It may be because of the nature and appearance of his resurrection body. There was certainly something about his body that, while it was obviously recognizable, there was a dimension to it that was otherworldly. His ability to reappear in rooms without doors being opened, with coming through walls, his ability one moment not to be by the Sea of Galilee and the next moment to be on the shore of the Sea of Galilee, says there is something different about this body.
And it may be quite simply that because of the density of the early morning mist, looking out on the shoreline, they were unable to recognize that the one who spoke was in fact the Christ.
Now, notice his question in verse 5: “He called out to them, ‘Friends…’” The word is actually variously translated “children.” Perhaps the word would be helpfully translated “lads,” in the way it might take place in Yorkshire: “Lads, haven’t you caught any fish?” That’s the sense of it. It’s a sense of endearment. It’s a sense of familiarity. It’s a sense of speaking down to, in the right sense.
Now, I’m not a fisherman. I acknowledged that before in an attempt at honesty. But I must imagine that for those of you who are fishermen, this is the one question you don’t ever want to hear as you come down the road with your fishing rod and an empty basket, as you pull the boat back into the harbor absolutely void. You’re just waiting for somebody on the dock to say, “Any fish?” No you’re not! You’re hoping you can come in under cover of darkness. You’re hoping that your wife has already gone to sleep. You’re hoping you can stash the fishing rod away in the garage and hope that nobody ever knew you went fishing, because the last thing the world you want to do as a fisherman is say, “I caught nothing.” But that was their condition, and that was the condition that Christ wanted them to recognize—hence the question: “Friends, haven’t you any fish?”
Two subpoints, brief ones. The question, one, demanded their honesty. The question demanded their honesty. And in their monosyllabic response, we can only but agree that such brevity is natural in such a conversation, shouted by disappointed men over a distance of about a hundred yards. They might have wanted to get into various explanations, but they looked at one another as they heard the question come and decided, “Let’s just be honest. No!” That’s all.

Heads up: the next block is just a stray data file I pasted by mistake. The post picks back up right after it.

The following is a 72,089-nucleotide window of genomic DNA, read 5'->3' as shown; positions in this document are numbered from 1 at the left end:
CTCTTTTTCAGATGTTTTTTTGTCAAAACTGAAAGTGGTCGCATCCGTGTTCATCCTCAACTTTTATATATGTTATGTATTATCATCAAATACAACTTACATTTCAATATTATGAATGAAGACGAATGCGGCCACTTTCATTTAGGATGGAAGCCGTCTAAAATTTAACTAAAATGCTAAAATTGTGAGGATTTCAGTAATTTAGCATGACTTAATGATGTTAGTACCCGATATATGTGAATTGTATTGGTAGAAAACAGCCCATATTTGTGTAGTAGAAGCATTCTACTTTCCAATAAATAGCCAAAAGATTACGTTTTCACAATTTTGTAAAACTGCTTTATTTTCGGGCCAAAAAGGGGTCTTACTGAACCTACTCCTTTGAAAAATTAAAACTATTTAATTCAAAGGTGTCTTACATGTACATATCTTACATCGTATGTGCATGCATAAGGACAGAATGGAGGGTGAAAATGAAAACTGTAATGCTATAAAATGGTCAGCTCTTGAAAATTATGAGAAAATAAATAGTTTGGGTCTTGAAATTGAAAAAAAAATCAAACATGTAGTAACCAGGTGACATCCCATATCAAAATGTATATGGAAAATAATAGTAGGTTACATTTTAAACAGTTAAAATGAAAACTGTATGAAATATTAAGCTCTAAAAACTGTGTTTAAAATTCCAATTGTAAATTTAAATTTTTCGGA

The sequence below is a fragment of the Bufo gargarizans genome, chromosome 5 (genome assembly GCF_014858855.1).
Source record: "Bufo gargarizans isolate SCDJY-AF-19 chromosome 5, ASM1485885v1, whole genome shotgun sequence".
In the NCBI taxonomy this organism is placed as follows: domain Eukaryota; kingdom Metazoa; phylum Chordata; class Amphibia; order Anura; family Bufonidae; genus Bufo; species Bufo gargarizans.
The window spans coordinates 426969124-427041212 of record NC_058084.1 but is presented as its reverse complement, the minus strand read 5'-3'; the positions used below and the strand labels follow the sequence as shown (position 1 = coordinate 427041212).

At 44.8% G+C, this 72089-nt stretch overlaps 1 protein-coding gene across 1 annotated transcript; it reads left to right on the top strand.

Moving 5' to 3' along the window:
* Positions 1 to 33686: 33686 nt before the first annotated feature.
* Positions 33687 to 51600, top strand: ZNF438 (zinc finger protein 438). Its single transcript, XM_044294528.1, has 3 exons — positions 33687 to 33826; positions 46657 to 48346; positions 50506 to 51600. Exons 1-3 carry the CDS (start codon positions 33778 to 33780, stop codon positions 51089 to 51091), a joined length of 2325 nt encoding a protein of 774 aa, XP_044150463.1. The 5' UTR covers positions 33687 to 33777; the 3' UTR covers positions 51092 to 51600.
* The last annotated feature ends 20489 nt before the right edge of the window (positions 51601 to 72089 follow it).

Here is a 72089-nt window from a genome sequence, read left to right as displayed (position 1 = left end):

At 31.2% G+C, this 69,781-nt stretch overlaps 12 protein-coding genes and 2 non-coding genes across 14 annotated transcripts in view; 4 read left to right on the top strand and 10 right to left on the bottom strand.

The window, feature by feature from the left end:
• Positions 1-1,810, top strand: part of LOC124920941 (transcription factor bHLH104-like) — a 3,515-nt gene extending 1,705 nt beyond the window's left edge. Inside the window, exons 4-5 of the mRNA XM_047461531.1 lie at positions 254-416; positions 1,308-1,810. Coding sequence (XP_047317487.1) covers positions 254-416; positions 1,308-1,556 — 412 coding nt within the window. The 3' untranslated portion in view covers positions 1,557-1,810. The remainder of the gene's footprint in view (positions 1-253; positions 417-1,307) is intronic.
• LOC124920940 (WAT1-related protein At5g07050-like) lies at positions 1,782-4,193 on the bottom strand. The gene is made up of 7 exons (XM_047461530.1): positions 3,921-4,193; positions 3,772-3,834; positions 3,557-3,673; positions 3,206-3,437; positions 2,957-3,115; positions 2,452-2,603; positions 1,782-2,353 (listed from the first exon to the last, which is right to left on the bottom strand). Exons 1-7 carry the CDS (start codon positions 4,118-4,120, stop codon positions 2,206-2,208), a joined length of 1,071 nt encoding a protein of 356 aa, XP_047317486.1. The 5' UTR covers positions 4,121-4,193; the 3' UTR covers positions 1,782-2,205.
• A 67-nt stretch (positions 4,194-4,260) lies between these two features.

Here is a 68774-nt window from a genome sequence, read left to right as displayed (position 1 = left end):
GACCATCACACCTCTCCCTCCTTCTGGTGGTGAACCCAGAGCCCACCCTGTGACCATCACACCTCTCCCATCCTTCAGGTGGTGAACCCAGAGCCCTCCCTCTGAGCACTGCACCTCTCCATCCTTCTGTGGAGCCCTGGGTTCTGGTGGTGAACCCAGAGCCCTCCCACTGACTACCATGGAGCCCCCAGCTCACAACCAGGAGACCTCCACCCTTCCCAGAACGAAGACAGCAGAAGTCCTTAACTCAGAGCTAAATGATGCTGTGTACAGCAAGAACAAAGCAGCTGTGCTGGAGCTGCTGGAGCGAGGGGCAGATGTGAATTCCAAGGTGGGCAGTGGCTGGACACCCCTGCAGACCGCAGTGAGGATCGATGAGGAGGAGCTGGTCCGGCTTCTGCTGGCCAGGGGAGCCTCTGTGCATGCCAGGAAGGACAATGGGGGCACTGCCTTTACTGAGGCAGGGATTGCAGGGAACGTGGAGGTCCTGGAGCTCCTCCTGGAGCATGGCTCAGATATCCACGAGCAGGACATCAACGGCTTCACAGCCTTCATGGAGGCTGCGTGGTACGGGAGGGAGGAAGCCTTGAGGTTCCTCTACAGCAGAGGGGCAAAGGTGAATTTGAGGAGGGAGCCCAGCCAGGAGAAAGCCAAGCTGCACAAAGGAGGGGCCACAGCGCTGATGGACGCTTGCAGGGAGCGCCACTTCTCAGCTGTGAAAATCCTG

Hold that in your mind. For Christ has questions for us in our emptiness this morning also. And he’s not interested in our excuses, and he’s not interested in our dialogues and in our debates. His question demands our total honesty.
Secondly, the question confronted their poverty. It demanded their honesty; it confronted their poverty. It was a clear indication of the fulfillment of what Jesus had taught them in John chapter 15, in the Upper Room Discourse, where in the teaching on the vine and the branches, you remember he had said to them, in verse 5, “I am the vine; you are the branches. If a man remains in me and I in him, he will bear much fruit.” And then in these words: “Apart from me you can do nothing.” “Nothing.”
Now, here he is. He calls out to them, and he reveals the poverty of their condition. And the poverty of their condition epitomizes the poverty of some of our conditions this morning. We cannot even do that which we’re good at without the Lord’s help. We can neither preach nor listen. We can neither sing nor write. We can neither go to the activities of our work tomorrow in the marketplace of life and be a success without the enablement of God in heaven. John 15:5 is right, and John 21:6 makes it perfectly plain: “Apart from me you can do nothing.”
And we should take note in passing that the same Lord was in control of their emptiness just as he was to be in their fullness. He was as much in control of the Sea of Galilee when they caught nothing as he was in control of the Sea of Galilee when they caught everything. And if you are aware of your nothingness this morning, realize this: God is in control of that too. And if he has brought you to a place of poverty and honesty, realize that he has purposes in that also: